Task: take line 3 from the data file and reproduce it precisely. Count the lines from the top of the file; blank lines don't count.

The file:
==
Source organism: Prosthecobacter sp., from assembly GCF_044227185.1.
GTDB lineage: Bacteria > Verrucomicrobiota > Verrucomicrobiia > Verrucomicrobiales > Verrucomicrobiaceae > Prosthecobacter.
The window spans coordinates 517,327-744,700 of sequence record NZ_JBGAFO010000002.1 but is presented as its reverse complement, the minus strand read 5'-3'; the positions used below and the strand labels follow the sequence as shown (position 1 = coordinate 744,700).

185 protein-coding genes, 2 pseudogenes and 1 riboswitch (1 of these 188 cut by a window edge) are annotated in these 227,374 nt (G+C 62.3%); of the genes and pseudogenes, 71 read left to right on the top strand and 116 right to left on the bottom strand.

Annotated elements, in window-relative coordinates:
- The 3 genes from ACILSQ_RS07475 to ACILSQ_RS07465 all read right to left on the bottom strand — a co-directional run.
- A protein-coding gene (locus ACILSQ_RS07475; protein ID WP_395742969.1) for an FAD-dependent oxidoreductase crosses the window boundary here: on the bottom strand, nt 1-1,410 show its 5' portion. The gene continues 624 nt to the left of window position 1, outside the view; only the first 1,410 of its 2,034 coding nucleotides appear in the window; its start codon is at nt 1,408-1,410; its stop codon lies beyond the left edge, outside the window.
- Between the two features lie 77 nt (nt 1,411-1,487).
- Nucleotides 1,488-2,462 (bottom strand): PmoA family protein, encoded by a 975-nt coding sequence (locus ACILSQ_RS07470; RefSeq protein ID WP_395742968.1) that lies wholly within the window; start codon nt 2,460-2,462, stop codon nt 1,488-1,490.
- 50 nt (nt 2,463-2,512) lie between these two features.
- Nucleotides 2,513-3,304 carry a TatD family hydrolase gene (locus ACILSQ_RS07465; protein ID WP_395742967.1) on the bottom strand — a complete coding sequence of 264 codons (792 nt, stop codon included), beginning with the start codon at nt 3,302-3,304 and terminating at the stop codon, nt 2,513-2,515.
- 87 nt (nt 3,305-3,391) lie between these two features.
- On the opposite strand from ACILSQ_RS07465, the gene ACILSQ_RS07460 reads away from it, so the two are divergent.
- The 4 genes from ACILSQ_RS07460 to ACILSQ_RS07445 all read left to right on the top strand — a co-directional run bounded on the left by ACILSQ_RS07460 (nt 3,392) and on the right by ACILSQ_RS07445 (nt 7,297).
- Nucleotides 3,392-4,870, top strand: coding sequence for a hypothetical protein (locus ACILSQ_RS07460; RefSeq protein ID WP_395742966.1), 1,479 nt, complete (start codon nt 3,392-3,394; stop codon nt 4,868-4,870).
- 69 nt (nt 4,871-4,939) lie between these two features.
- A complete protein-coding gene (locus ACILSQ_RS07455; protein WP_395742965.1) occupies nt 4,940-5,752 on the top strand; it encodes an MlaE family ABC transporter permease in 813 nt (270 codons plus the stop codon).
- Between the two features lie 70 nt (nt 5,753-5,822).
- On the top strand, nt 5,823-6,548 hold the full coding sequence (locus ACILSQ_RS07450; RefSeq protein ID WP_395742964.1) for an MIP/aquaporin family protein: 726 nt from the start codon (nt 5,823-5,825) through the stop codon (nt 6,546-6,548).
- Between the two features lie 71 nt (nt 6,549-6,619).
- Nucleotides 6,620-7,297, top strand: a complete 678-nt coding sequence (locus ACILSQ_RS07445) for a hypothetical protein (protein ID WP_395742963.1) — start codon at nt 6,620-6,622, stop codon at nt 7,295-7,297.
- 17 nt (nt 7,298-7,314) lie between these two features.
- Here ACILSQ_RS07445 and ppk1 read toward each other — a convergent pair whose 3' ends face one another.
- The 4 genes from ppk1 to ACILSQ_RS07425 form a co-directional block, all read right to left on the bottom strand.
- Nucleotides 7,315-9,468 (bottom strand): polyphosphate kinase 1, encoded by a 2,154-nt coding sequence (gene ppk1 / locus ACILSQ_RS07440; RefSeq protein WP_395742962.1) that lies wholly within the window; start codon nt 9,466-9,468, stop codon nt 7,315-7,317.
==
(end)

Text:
The window spans coordinates 517,327-744,700 of sequence record NZ_JBGAFO010000002.1 but is presented as its reverse complement, the minus strand read 5'-3'; the positions used below and the strand labels follow the sequence as shown (position 1 = coordinate 744,700).